India’s weather office on Friday reiterated its April forecast of a normal south-west monsoon, predicting 96% of the 50-year long-term average (LPA) rainfall of 89cm.
The south-west monsoon is expected to hit Kerala on 6 June, with a model error of +/-4 days, the India Meteorological Department (IMD) had earlier said. The typical date of arrival of the summer monsoon is 1 June, with a standard deviation of seven days.
The delayed onset of rains comes amid weak El Niño conditions in the Pacific Ocean, leading to apprehensions that the phenomenon could mar prospects of a good monsoon in the first two months.
“The weak El Niño conditions over Pacific are likely to continue during the monsoon with some possibility of these conditions to turn to neutral ENSO (El Niño–Southern Oscillation) conditions in the latter part of the monsoon season," IMD said in its second long-range forecast issued on Friday.
IMD said rainfall during July could be 95% of LPA and then increase to 99% of LPA during August, as weak El Niño conditions begin to subside. The monthly predictions have a model error of +/-9%. IMD said the average rainfall in June-September is likely to be 96% of the LPA, with a model error of +/-4%. In its first long-range forecast, too, the weather office had put the projection at 96% of LPA (+/-5%).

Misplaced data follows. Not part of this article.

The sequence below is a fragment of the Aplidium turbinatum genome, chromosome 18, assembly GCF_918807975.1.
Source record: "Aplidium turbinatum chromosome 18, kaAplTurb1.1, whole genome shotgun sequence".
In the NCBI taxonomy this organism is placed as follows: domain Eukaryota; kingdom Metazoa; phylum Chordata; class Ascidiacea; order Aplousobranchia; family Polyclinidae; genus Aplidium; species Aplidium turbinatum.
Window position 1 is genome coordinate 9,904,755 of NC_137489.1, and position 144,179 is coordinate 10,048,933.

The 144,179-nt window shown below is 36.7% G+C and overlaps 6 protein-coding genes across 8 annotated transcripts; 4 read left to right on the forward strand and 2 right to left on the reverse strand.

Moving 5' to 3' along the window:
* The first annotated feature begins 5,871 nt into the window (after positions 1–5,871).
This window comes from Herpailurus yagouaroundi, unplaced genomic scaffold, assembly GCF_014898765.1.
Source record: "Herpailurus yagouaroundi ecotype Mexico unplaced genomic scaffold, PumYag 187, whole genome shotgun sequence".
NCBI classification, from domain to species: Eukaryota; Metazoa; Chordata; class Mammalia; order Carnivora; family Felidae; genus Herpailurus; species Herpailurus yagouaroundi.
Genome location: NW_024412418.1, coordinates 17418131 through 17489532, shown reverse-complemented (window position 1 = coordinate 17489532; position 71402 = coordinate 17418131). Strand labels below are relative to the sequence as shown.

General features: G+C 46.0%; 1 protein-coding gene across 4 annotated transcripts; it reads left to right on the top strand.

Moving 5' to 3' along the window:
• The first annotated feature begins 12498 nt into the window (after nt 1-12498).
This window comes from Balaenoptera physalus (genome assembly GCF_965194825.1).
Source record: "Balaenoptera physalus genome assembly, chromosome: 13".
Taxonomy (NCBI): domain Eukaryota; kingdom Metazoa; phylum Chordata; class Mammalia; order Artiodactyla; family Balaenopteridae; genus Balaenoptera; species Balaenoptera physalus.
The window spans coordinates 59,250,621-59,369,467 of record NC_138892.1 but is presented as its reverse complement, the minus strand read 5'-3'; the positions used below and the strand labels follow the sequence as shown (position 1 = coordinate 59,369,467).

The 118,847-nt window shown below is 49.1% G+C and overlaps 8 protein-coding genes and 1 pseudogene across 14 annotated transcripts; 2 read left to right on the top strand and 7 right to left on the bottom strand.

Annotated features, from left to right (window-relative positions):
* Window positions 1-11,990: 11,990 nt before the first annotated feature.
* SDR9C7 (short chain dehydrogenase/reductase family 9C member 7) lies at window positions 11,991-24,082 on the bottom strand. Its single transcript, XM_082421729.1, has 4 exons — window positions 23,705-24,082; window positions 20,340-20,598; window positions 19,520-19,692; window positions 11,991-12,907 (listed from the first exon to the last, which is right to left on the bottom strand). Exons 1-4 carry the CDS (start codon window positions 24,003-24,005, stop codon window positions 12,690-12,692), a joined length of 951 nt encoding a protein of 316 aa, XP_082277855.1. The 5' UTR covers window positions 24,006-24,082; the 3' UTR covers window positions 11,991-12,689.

The Monsoon Mission Coupled Forecasting System (MMCFS) consisting of the coupled dynamical model, however, projects rainfall to be a little higher at 97%, with a model error of +/- 4% of LPA.
A normal monsoon will be a respite for farmers. Last year, IMD predicted rainfall at 97% of LPA; however, it ended at 91%, with a deficit of 9.4%. Rainfall is termed normal when the quantum of rain is 96-104% of LPA.
Millions of Indians depend on rains for agriculture, making the monsoon season crucial for India’s economy. It provides over 75% of rainfall to the country and irrigates over half its farms. However, the situation does not look promising for north-western states, which could witness below-normal rains at 94% of LPA.
Central India, which is the core monsoon region, could see rainfall at 100% of LPA. Seasonal rainfall over the southern peninsula may be 97% of LPA.
North-eastern states that faced a major rainfall deficit last year may face a similar situation this year, as rains in the region are likely to be at 91% of LPA.
All region-wise forecasts have a model error of +/- 8%.
The weather department will issue the next forecast at the end of July, after the monsoon covers the entire country.